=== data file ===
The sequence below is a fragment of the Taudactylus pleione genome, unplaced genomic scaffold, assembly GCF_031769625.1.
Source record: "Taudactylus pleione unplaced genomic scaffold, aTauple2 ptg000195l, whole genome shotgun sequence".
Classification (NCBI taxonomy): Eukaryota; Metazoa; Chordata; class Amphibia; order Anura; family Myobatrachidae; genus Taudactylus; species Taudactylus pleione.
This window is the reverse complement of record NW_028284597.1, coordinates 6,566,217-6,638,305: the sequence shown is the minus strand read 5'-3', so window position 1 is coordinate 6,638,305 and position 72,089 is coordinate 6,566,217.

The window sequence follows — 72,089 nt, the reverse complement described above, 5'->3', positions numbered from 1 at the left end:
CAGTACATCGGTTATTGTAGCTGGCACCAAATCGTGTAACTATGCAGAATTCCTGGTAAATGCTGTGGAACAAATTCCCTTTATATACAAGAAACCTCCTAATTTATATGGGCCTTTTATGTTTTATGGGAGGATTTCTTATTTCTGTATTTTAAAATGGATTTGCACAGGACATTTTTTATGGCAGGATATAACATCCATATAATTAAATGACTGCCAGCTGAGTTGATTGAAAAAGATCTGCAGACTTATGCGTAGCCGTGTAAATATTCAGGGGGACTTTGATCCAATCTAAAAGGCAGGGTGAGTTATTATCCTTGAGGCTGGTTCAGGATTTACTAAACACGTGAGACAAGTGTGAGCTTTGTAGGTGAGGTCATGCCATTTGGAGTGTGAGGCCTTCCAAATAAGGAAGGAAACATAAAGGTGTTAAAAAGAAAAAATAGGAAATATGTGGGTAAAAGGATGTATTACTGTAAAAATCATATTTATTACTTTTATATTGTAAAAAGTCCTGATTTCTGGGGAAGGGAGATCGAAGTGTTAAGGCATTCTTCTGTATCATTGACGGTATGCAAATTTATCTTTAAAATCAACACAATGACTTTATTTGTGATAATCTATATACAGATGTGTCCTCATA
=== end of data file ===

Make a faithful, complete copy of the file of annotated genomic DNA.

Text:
The sequence below is a fragment of the Taudactylus pleione genome, unplaced genomic scaffold, assembly GCF_031769625.1.
Source record: "Taudactylus pleione unplaced genomic scaffold, aTauple2 ptg000195l, whole genome shotgun sequence".
Classification (NCBI taxonomy): Eukaryota; Metazoa; Chordata; class Amphibia; order Anura; family Myobatrachidae; genus Taudactylus; species Taudactylus pleione.
This window is the reverse complement of record NW_028284597.1, coordinates 6,566,217-6,638,305: the sequence shown is the minus strand read 5'-3', so window position 1 is coordinate 6,638,305 and position 72,089 is coordinate 6,566,217.

The window sequence follows — 72,089 nt, the reverse complement described above, 5'->3', positions numbered from 1 at the left end:
CAGTACATCGGTTATTGTAGCTGGCACCAAATCGTGTAACTATGCAGAATTCCTGGTAAATGCTGTGGAACAAATTCCCTTTATATACAAGAAACCTCCTAATTTATATGGGCCTTTTATGTTTTATGGGAGGATTTCTTATTTCTGTATTTTAAAATGGATTTGCACAGGACATTTTTTATGGCAGGATATAACATCCATATAATTAAATGACTGCCAGCTGAGTTGATTGAAAAAGATCTGCAGACTTATGCGTAGCCGTGTAAATATTCAGGGGGACTTTGATCCAATCTAAAAGGCAGGGTGAGTTATTATCCTTGAGGCTGGTTCAGGATTTACTAAACACGTGAGACAAGTGTGAGCTTTGTAGGTGAGGTCATGCCATTTGGAGTGTGAGGCCTTCCAAATAAGGAAGGAAACATAAAGGTGTTAAAAAGAAAAAATAGGAAATATGTGGGTAAAAGGATGTATTACTGTAAAAATCATATTTATTACTTTTATATTGTAAAAAGTCCTGATTTCTGGGGAAGGGAGATCGAAGTGTTAAGGCATTCTTCTGTATCATTGACGGTATGCAAATTTATCTTTAAAATCAACACAATGACTTTATTTGTGATAATCTATATACAGATGTGTCCTCATA